Well, not actually, but where I live, you would think the local government has made it illegal for grass to grow here, instead it has all been covered in concrete, and new buildings. I live in a suburb, that not many years ago was all farmland. I’ve worked with folks that have told me what it was like in the area back in the day. Big roads, that see hundreds of thousands of daily cars used to be cattle paths, and dirt roads.
I’ve only lived in the area for the last six years, and I can tell you that in the time I’ve been here, I’ve seen large tracts of field converted into office buildings, apartments, strip malls, self-storage places, and more restaurants then you could imagine. In the time I’ve been here, it’s been depressing ot me to see nature swallowed up the way it has, and then I think about the folks that grew up in the area. How many of them are happy to see what was a very small town, turn into a bustling urban carnival? I wonder too, how many are saddened by whats become of the place they grew up.
Years ago, I used to travel from Cleveland to Chicago several times a week for work over a three month period. Sometimes I’d fly in the night before, so I could get an early start in the morning, and I remember looking out of the plane window, and seeing downtown Chicago just completely lit up, and then, in very obvious grid patterns, the lights below defined the sprawl of the city. I remember thinking ‘There wasn’t enough room for all those people to live in Chicago, so they spread out.’ and it just seemed like that sprawl went on forever. On the other hand, flying in to Cleveland at night, was pitch black ot the north, as Lake Erie stretched north to Canada, but in all other locations, the amount of light below paled in comparison to Chicago. You didn’t have to see the lights fade into the rural areas.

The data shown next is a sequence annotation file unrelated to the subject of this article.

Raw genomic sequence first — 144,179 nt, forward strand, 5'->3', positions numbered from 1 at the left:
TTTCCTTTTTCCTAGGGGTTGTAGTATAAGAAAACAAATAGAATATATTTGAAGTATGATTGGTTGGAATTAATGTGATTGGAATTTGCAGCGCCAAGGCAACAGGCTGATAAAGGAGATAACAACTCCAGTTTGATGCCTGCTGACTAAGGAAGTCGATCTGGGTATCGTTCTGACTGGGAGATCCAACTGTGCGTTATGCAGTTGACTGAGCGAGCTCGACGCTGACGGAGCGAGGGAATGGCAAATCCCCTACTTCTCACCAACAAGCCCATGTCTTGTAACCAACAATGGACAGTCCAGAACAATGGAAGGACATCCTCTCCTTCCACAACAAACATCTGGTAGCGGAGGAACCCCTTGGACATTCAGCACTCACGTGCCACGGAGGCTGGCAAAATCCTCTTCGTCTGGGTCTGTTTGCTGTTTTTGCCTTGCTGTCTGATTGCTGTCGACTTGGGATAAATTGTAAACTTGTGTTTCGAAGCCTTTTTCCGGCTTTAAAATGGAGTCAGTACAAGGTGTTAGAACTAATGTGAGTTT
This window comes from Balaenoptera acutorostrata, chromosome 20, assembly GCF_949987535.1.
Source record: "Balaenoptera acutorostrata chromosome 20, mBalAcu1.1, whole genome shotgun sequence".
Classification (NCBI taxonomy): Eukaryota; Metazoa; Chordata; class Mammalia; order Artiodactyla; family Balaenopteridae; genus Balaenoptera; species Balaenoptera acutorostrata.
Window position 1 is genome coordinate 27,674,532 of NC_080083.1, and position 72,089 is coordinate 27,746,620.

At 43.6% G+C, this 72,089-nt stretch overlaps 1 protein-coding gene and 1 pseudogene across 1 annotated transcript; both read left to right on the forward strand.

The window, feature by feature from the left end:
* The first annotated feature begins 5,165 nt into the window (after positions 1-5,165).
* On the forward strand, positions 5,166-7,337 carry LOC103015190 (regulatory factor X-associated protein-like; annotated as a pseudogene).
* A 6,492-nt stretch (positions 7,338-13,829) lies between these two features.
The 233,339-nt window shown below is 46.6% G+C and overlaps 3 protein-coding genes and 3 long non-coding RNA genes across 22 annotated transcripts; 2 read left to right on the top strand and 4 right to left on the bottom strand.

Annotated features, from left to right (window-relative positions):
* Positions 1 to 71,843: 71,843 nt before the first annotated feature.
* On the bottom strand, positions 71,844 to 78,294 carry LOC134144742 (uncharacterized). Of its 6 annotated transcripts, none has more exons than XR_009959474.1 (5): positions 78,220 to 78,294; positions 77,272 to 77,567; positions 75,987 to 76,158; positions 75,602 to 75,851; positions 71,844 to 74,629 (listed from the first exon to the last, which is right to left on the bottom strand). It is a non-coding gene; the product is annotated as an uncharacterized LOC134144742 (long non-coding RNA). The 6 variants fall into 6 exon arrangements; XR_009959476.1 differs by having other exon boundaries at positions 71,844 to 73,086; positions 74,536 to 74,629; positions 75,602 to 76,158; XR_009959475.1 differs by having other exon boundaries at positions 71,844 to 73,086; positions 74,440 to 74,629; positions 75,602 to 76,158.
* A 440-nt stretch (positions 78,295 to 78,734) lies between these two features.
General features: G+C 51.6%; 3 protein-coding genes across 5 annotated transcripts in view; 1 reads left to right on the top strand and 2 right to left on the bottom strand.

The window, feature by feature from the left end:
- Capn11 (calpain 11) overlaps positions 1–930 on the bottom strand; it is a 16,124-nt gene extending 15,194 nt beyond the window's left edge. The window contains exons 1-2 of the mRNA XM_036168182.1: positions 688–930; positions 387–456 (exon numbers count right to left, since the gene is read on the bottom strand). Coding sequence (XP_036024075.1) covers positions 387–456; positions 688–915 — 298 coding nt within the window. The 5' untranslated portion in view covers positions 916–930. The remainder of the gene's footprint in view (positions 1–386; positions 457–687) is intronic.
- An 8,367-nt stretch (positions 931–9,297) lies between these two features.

I believe current-day Dallas is the same, or worse than the Chicago of those years ago. I know that I have driven in all directions away from Dallas, and even without the ridiculous amount of traffic (which, for the record is the worst I have ever experienced in my life.) it would take a minimum of 30-40 minutes at highway speeds before you would see pastures, farms, and nature. If you work in, or around Dallas, you HAVE to live in a heavily populated area, or you’ll have to drive at least 90 minutes in each direction to and from work. I work 20 miles from where I live and it takes me an hour in each direction.
Is it worth the drive people here make daily? For me, no. I am researching other places in the country to move to, My family is not tied to the area, so we can move wherever we’d like to go. I realize not everyone shares that luxury. But all these other people, are they okay with those insane drive times? It seems that the majority are fine with it, I just can’t imagine people dealing with this traffic ,and these long commutes daily, just to get back to a concrete-covered magnet for ways to separate you from your money.
At the end of the day, all of this construction, that hides what used to be beautiful pastures and farmland, is intended to lure you into spending your money. How many restaurants do you really need in a square mile? How many Starbucks are needed in the same space? How many Big Box stores does a town need? How many gas stations? All of these businesses play on our collective laziness, because let’s face it, who wants to cook dinner after spending several hours in traffic every day? Who wants to drive 10 more minutes to get to the store? Who wants to keep their vehicle filled up, when you can just drive to the corner and gas up instead?
Local government will do nothing to curb the insanity, because more people, and more businesses equals more taxes. And money rules the world, right up until the time it becomes utterly useless.